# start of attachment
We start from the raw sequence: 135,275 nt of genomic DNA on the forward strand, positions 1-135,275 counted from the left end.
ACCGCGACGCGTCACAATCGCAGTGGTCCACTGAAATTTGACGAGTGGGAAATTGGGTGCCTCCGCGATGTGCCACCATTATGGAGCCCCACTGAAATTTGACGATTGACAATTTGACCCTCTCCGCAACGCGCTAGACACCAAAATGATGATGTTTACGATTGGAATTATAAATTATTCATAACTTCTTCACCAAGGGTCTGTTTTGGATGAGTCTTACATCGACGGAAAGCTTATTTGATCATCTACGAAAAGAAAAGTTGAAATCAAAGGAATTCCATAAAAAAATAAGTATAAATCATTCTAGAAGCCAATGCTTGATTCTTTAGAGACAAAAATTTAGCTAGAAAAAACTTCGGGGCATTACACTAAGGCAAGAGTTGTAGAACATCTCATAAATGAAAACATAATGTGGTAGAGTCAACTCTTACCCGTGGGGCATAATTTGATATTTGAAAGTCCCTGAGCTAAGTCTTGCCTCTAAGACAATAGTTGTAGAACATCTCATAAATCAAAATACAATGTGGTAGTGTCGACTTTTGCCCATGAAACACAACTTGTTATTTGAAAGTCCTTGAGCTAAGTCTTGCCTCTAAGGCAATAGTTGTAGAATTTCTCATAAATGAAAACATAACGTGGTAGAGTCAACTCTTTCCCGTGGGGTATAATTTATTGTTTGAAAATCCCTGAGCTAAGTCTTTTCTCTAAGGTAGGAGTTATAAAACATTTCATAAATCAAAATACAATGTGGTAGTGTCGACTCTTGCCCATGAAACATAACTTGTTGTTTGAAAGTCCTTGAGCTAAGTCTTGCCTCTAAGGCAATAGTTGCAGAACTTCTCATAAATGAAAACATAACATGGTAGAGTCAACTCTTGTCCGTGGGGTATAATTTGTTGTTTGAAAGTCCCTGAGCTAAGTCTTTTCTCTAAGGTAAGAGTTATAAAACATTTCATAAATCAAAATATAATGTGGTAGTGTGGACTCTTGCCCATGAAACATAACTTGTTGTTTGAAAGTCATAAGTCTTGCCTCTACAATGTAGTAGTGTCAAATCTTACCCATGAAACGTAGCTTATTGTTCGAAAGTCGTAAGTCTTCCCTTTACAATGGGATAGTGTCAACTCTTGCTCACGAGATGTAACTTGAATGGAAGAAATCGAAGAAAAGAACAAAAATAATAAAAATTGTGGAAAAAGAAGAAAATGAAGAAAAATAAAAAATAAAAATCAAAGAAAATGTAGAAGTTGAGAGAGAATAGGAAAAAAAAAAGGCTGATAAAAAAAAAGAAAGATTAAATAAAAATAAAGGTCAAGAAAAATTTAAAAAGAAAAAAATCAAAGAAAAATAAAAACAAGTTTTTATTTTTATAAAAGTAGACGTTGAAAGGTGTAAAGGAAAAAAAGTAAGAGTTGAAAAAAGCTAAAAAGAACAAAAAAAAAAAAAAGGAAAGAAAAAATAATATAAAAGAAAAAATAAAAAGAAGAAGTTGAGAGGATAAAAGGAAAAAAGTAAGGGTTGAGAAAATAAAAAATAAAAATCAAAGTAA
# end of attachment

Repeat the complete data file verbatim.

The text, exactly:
We start from the raw sequence: 135,275 nt of genomic DNA on the forward strand, positions 1-135,275 counted from the left end.
ACCGCGACGCGTCACAATCGCAGTGGTCCACTGAAATTTGACGAGTGGGAAATTGGGTGCCTCCGCGATGTGCCACCATTATGGAGCCCCACTGAAATTTGACGATTGACAATTTGACCCTCTCCGCAACGCGCTAGACACCAAAATGATGATGTTTACGATTGGAATTATAAATTATTCATAACTTCTTCACCAAGGGTCTGTTTTGGATGAGTCTTACATCGACGGAAAGCTTATTTGATCATCTACGAAAAGAAAAGTTGAAATCAAAGGAATTCCATAAAAAAATAAGTATAAATCATTCTAGAAGCCAATGCTTGATTCTTTAGAGACAAAAATTTAGCTAGAAAAAACTTCGGGGCATTACACTAAGGCAAGAGTTGTAGAACATCTCATAAATGAAAACATAATGTGGTAGAGTCAACTCTTACCCGTGGGGCATAATTTGATATTTGAAAGTCCCTGAGCTAAGTCTTGCCTCTAAGACAATAGTTGTAGAACATCTCATAAATCAAAATACAATGTGGTAGTGTCGACTTTTGCCCATGAAACACAACTTGTTATTTGAAAGTCCTTGAGCTAAGTCTTGCCTCTAAGGCAATAGTTGTAGAATTTCTCATAAATGAAAACATAACGTGGTAGAGTCAACTCTTTCCCGTGGGGTATAATTTATTGTTTGAAAATCCCTGAGCTAAGTCTTTTCTCTAAGGTAGGAGTTATAAAACATTTCATAAATCAAAATACAATGTGGTAGTGTCGACTCTTGCCCATGAAACATAACTTGTTGTTTGAAAGTCCTTGAGCTAAGTCTTGCCTCTAAGGCAATAGTTGCAGAACTTCTCATAAATGAAAACATAACATGGTAGAGTCAACTCTTGTCCGTGGGGTATAATTTGTTGTTTGAAAGTCCCTGAGCTAAGTCTTTTCTCTAAGGTAAGAGTTATAAAACATTTCATAAATCAAAATATAATGTGGTAGTGTGGACTCTTGCCCATGAAACATAACTTGTTGTTTGAAAGTCATAAGTCTTGCCTCTACAATGTAGTAGTGTCAAATCTTACCCATGAAACGTAGCTTATTGTTCGAAAGTCGTAAGTCTTCCCTTTACAATGGGATAGTGTCAACTCTTGCTCACGAGATGTAACTTGAATGGAAGAAATCGAAGAAAAGAACAAAAATAATAAAAATTGTGGAAAAAGAAGAAAATGAAGAAAAATAAAAAATAAAAATCAAAGAAAATGTAGAAGTTGAGAGAGAATAGGAAAAAAAAAAGGCTGATAAAAAAAAAGAAAGATTAAATAAAAATAAAGGTCAAGAAAAATTTAAAAAGAAAAAAATCAAAGAAAAATAAAAACAAGTTTTTATTTTTATAAAAGTAGACGTTGAAAGGTGTAAAGGAAAAAAAGTAAGAGTTGAAAAAAGCTAAAAAGAACAAAAAAAAAAAAAAGGAAAGAAAAAATAATATAAAAGAAAAAATAAAAAGAAGAAGTTGAGAGGATAAAAGGAAAAAAGTAAGGGTTGAGAAAATAAAAAATAAAAATCAAAGTAA